So, the big day arrived Sunday and it was ready or not. My unspoken goal was to break 2 hours 10 minutes. At my last half I had shaved 7 minutes off my original time and hit 2:13, so I figured breaking 2:10 was the next logical goal for someone who was half heartedly training. To be honest, I was prepared to be disappointed and meet my November time of 2:13...at best. 

As my sister-in-law, boyfriend, and I woke at 5:00 a.m. I was as ready as I'd be. Obnoxious green shorts (to identify me in a sea of 25,000 runners), check. Bib, check. Sporty hat, check. Entering the city I felt the same rush and sense of excitement as before. It did something for my confidence, but I was still concerned.

As the gun went off, I wished my sister-in-law well as she darted ahead of me, and settled into 2+ hours of conversation...with myself. Around mile 3, the day grew hot and it seemed the water stations were moving further from one another. Turns out I had only prepared about 90 minutes of conversation between me, myself and I, and at mile 9 I hit a big wall. An, "I may actually have to walk this out" wall. But I carried on, scolding myself for getting myself into this yet again. As the miles hit the 10, 11, 12 marks the hills were steeper and more frequent. I knew the last mile was all downhill, and thank god, because it was the only thing getting me to that bright yellow mile marker. I imagine I looked hilarious moving at a pace which could only technically be classified as still "running." But at least I was moving.

As I hit mile 12, I checked my time and was still in line to finish close to my 2:10 goal if I hurried. Thank god I could see the finish line. My legs felt like jello, I don't even think my mouth was producing saliva at this point, but I went as fast as my legs (and Eminem) would carry me. 

To my surprise, I crossed the finish line with a final time of 2:10:17. Easy to be disappointed that I didn't break my goal, but still in shock that despite my worrying, and lack of training, I had still improved by 3 minutes from my November time.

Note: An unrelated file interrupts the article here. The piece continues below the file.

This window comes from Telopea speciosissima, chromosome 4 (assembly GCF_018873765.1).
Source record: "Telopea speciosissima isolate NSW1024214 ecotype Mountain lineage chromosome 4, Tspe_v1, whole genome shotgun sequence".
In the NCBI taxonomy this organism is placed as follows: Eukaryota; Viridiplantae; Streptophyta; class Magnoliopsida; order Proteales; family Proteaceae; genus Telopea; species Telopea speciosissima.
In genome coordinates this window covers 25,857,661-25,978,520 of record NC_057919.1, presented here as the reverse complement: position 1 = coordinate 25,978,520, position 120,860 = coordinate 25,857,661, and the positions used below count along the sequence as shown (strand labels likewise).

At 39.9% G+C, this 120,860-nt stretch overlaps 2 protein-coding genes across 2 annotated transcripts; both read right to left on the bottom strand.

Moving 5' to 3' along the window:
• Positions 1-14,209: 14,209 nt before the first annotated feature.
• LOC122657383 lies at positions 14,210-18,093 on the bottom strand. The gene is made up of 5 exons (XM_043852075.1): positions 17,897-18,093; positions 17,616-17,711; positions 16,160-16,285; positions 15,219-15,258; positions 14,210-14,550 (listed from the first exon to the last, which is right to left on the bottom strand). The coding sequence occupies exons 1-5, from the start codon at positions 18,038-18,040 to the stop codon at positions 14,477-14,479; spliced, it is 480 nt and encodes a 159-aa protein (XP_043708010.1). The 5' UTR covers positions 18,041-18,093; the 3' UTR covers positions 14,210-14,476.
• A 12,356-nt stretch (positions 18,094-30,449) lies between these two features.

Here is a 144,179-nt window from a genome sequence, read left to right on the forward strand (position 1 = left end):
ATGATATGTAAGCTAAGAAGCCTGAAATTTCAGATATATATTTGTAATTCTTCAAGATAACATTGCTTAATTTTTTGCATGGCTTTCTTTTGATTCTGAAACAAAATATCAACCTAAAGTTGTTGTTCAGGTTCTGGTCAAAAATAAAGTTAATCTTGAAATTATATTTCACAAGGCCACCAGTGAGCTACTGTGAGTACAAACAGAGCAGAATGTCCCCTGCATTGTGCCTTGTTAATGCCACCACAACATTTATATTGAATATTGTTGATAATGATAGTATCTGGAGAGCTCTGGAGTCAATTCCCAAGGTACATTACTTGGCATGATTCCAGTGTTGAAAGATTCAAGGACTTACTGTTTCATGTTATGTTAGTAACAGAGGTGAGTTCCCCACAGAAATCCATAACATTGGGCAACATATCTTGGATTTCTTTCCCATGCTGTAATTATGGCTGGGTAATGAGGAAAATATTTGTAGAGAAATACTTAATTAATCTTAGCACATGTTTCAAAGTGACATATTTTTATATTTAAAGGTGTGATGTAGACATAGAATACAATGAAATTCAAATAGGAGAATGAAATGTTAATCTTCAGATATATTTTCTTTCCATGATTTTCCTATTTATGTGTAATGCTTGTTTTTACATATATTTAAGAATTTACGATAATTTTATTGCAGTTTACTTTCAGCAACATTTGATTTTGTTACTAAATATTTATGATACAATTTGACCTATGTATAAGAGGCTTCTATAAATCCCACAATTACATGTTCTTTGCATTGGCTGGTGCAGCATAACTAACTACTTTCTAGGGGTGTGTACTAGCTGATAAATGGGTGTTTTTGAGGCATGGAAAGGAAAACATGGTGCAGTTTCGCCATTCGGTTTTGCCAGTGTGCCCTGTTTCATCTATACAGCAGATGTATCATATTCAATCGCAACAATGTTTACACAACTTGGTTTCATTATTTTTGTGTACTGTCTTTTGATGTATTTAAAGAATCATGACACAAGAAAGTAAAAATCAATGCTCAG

It was only after I was back at my brother's house, relaxing from my grueling day at 11:00 a.m., that I finally realized what I'd accomplished. For the first time in months I felt totally relaxed. I had not only surpassed my goal, despite my self doubt, but I realized that I had accomplished something not many people do. Not just with my personal goal that morning, but elsewhere. Not everyone runs a half marathon, or elects to continue their education. Not everyone can push through their training, whether it be 12 weeks, or 2 years, or the 6 years it took to get me where I am today. Not everyone can conquer a marathon, let alone what can feel like multiple marathons at once. 

I felt a sense of relief, and accomplishment, that in one week I had continued to test a major personal challenge (becoming a runner), and would walk across the stage to receive a masters degree, a major professional accomplishment. A tale of two marathons if you will; one literal and one figurative. 

Crossing the finish line on Sunday wasn't just about the running, it was about realizing I was a successful finisher. Not just on the course, but elsewhere. Other challenges will surely present themselves, but today I can breathe easy. The marathon is over.